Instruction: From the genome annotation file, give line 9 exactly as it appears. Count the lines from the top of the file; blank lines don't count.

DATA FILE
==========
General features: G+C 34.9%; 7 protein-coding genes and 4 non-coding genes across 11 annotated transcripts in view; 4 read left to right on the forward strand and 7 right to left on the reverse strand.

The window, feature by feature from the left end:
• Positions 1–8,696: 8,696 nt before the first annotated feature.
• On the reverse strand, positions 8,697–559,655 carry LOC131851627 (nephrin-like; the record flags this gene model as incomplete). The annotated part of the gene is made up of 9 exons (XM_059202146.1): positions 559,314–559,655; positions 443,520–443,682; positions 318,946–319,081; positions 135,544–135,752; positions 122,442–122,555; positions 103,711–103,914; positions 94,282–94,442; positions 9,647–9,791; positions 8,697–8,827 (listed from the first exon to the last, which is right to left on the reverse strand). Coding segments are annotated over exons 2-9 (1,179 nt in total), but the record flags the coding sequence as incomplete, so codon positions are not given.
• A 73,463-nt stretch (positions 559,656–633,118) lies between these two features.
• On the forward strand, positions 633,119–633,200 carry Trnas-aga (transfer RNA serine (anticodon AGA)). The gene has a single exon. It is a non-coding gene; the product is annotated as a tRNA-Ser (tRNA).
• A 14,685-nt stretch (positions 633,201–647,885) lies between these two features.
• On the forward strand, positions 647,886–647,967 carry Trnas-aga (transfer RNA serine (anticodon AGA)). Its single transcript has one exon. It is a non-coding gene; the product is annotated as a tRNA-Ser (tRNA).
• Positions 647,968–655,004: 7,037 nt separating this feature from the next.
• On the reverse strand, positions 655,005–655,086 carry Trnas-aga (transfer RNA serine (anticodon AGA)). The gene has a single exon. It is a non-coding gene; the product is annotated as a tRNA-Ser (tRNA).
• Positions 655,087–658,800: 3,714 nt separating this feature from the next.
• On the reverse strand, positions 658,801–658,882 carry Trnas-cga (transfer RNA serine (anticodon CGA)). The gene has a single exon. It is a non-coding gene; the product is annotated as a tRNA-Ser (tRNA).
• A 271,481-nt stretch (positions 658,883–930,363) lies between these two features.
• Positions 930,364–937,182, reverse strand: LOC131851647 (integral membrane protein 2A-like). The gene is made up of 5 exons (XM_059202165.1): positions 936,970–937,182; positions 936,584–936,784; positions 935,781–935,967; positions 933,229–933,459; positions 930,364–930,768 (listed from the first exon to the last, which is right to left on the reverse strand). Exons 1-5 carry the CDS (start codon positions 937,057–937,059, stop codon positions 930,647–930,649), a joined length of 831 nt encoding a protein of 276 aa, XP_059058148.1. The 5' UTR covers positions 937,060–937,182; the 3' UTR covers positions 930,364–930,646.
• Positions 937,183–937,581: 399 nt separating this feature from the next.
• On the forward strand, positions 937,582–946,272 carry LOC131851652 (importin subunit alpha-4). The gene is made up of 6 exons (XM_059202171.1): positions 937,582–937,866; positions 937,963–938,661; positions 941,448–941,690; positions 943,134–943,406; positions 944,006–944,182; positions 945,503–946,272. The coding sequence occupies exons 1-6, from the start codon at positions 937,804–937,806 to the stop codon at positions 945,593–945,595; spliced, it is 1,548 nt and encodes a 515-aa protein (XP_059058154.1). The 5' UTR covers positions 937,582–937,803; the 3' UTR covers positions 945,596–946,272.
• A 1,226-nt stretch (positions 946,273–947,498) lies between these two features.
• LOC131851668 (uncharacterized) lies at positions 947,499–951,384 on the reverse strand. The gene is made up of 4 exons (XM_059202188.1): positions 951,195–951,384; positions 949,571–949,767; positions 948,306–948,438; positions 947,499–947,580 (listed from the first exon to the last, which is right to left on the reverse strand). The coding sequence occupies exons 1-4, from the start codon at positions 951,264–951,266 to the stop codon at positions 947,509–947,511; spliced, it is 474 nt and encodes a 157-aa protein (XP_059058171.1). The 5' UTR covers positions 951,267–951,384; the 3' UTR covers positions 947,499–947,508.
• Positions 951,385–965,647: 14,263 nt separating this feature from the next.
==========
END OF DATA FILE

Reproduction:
• Positions 647,968–655,004: 7,037 nt separating this feature from the next.